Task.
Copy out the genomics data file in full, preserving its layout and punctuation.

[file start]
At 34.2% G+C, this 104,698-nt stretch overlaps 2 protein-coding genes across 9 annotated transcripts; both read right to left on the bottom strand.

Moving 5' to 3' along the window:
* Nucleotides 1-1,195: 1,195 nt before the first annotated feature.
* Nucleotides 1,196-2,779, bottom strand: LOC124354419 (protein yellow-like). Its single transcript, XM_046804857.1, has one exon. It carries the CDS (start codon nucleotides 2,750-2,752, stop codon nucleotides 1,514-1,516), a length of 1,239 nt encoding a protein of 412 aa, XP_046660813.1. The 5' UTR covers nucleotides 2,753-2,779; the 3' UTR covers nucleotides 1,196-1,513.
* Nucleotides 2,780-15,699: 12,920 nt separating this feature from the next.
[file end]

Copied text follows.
At 34.2% G+C, this 104,698-nt stretch overlaps 2 protein-coding genes across 9 annotated transcripts; both read right to left on the bottom strand.

Moving 5' to 3' along the window:
* Nucleotides 1-1,195: 1,195 nt before the first annotated feature.
* Nucleotides 1,196-2,779, bottom strand: LOC124354419 (protein yellow-like). Its single transcript, XM_046804857.1, has one exon. It carries the CDS (start codon nucleotides 2,750-2,752, stop codon nucleotides 1,514-1,516), a length of 1,239 nt encoding a protein of 412 aa, XP_046660813.1. The 5' UTR covers nucleotides 2,753-2,779; the 3' UTR covers nucleotides 1,196-1,513.
* Nucleotides 2,780-15,699: 12,920 nt separating this feature from the next.